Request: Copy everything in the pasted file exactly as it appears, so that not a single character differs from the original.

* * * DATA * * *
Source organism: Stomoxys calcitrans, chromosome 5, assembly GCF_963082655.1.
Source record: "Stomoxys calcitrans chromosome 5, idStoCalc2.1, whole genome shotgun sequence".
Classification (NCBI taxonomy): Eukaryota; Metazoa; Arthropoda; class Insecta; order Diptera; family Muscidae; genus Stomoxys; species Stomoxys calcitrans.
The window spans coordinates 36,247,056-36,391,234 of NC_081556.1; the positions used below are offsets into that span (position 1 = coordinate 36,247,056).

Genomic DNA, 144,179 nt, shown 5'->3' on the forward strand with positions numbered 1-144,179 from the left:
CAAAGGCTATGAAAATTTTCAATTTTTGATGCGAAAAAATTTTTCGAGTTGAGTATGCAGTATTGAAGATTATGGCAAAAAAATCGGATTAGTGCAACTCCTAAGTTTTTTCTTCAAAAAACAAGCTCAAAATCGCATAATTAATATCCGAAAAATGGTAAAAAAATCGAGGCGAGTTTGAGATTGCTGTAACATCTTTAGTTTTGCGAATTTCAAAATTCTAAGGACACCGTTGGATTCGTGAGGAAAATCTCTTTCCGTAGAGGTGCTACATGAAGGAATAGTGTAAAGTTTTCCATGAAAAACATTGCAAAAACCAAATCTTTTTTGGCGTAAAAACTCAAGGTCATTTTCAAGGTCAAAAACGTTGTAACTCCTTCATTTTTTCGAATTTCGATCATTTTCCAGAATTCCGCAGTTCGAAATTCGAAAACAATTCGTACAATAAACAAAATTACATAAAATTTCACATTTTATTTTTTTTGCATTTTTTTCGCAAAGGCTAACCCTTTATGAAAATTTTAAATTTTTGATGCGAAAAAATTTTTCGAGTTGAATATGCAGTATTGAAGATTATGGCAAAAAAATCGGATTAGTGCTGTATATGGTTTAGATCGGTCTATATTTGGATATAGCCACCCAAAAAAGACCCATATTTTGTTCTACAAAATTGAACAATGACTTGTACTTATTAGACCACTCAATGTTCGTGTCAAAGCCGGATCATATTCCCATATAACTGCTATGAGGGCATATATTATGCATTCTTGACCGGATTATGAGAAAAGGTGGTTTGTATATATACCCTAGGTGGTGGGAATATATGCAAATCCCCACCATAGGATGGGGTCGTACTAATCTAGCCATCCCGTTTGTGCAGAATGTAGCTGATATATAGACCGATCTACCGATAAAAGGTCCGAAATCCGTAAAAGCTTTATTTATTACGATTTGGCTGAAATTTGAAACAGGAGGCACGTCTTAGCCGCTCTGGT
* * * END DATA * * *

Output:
Source organism: Stomoxys calcitrans, chromosome 5, assembly GCF_963082655.1.
Source record: "Stomoxys calcitrans chromosome 5, idStoCalc2.1, whole genome shotgun sequence".
Classification (NCBI taxonomy): Eukaryota; Metazoa; Arthropoda; class Insecta; order Diptera; family Muscidae; genus Stomoxys; species Stomoxys calcitrans.
The window spans coordinates 36,247,056-36,391,234 of NC_081556.1; the positions used below are offsets into that span (position 1 = coordinate 36,247,056).

Genomic DNA, 144,179 nt, shown 5'->3' on the forward strand with positions numbered 1-144,179 from the left:
CAAAGGCTATGAAAATTTTCAATTTTTGATGCGAAAAAATTTTTCGAGTTGAGTATGCAGTATTGAAGATTATGGCAAAAAAATCGGATTAGTGCAACTCCTAAGTTTTTTCTTCAAAAAACAAGCTCAAAATCGCATAATTAATATCCGAAAAATGGTAAAAAAATCGAGGCGAGTTTGAGATTGCTGTAACATCTTTAGTTTTGCGAATTTCAAAATTCTAAGGACACCGTTGGATTCGTGAGGAAAATCTCTTTCCGTAGAGGTGCTACATGAAGGAATAGTGTAAAGTTTTCCATGAAAAACATTGCAAAAACCAAATCTTTTTTGGCGTAAAAACTCAAGGTCATTTTCAAGGTCAAAAACGTTGTAACTCCTTCATTTTTTCGAATTTCGATCATTTTCCAGAATTCCGCAGTTCGAAATTCGAAAACAATTCGTACAATAAACAAAATTACATAAAATTTCACATTTTATTTTTTTTGCATTTTTTTCGCAAAGGCTAACCCTTTATGAAAATTTTAAATTTTTGATGCGAAAAAATTTTTCGAGTTGAATATGCAGTATTGAAGATTATGGCAAAAAAATCGGATTAGTGCTGTATATGGTTTAGATCGGTCTATATTTGGATATAGCCACCCAAAAAAGACCCATATTTTGTTCTACAAAATTGAACAATGACTTGTACTTATTAGACCACTCAATGTTCGTGTCAAAGCCGGATCATATTCCCATATAACTGCTATGAGGGCATATATTATGCATTCTTGACCGGATTATGAGAAAAGGTGGTTTGTATATATACCCTAGGTGGTGGGAATATATGCAAATCCCCACCATAGGATGGGGTCGTACTAATCTAGCCATCCCGTTTGTGCAGAATGTAGCTGATATATAGACCGATCTACCGATAAAAGGTCCGAAATCCGTAAAAGCTTTATTTATTACGATTTGGCTGAAATTTGAAACAGGAGGCACGTCTTAGCCGCTCTGGT